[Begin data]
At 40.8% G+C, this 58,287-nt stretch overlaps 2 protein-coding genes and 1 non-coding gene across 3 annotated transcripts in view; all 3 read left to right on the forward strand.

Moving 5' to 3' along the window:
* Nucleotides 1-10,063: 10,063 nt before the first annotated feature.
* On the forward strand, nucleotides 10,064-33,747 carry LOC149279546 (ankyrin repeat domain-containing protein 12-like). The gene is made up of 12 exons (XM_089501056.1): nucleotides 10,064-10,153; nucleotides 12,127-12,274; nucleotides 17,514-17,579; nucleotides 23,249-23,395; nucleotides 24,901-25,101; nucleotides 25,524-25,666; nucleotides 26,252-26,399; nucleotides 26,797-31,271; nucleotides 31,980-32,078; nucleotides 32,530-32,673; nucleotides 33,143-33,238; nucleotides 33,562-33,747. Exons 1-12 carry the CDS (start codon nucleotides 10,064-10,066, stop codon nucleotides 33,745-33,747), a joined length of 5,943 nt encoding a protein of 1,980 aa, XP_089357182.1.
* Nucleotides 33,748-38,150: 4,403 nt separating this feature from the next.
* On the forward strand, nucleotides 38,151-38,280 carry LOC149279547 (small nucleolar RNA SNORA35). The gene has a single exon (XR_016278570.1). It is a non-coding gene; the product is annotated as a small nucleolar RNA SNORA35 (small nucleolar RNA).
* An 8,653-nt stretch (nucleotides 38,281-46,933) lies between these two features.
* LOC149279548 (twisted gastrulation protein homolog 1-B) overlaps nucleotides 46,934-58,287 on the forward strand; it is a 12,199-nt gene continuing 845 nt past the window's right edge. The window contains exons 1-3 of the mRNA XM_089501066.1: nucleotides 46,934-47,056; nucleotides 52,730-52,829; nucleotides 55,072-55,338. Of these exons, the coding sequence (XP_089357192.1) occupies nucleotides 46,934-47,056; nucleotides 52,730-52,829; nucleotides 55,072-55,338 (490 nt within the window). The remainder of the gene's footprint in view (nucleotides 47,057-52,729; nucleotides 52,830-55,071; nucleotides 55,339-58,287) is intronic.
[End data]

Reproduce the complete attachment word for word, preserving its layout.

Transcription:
At 40.8% G+C, this 58,287-nt stretch overlaps 2 protein-coding genes and 1 non-coding gene across 3 annotated transcripts in view; all 3 read left to right on the forward strand.

Moving 5' to 3' along the window:
* Nucleotides 1-10,063: 10,063 nt before the first annotated feature.
* On the forward strand, nucleotides 10,064-33,747 carry LOC149279546 (ankyrin repeat domain-containing protein 12-like). The gene is made up of 12 exons (XM_089501056.1): nucleotides 10,064-10,153; nucleotides 12,127-12,274; nucleotides 17,514-17,579; nucleotides 23,249-23,395; nucleotides 24,901-25,101; nucleotides 25,524-25,666; nucleotides 26,252-26,399; nucleotides 26,797-31,271; nucleotides 31,980-32,078; nucleotides 32,530-32,673; nucleotides 33,143-33,238; nucleotides 33,562-33,747. Exons 1-12 carry the CDS (start codon nucleotides 10,064-10,066, stop codon nucleotides 33,745-33,747), a joined length of 5,943 nt encoding a protein of 1,980 aa, XP_089357182.1.
* Nucleotides 33,748-38,150: 4,403 nt separating this feature from the next.
* On the forward strand, nucleotides 38,151-38,280 carry LOC149279547 (small nucleolar RNA SNORA35). The gene has a single exon (XR_016278570.1). It is a non-coding gene; the product is annotated as a small nucleolar RNA SNORA35 (small nucleolar RNA).
* An 8,653-nt stretch (nucleotides 38,281-46,933) lies between these two features.
* LOC149279548 (twisted gastrulation protein homolog 1-B) overlaps nucleotides 46,934-58,287 on the forward strand; it is a 12,199-nt gene continuing 845 nt past the window's right edge. The window contains exons 1-3 of the mRNA XM_089501066.1: nucleotides 46,934-47,056; nucleotides 52,730-52,829; nucleotides 55,072-55,338. Of these exons, the coding sequence (XP_089357192.1) occupies nucleotides 46,934-47,056; nucleotides 52,730-52,829; nucleotides 55,072-55,338 (490 nt within the window). The remainder of the gene's footprint in view (nucleotides 47,057-52,729; nucleotides 52,830-55,071; nucleotides 55,339-58,287) is intronic.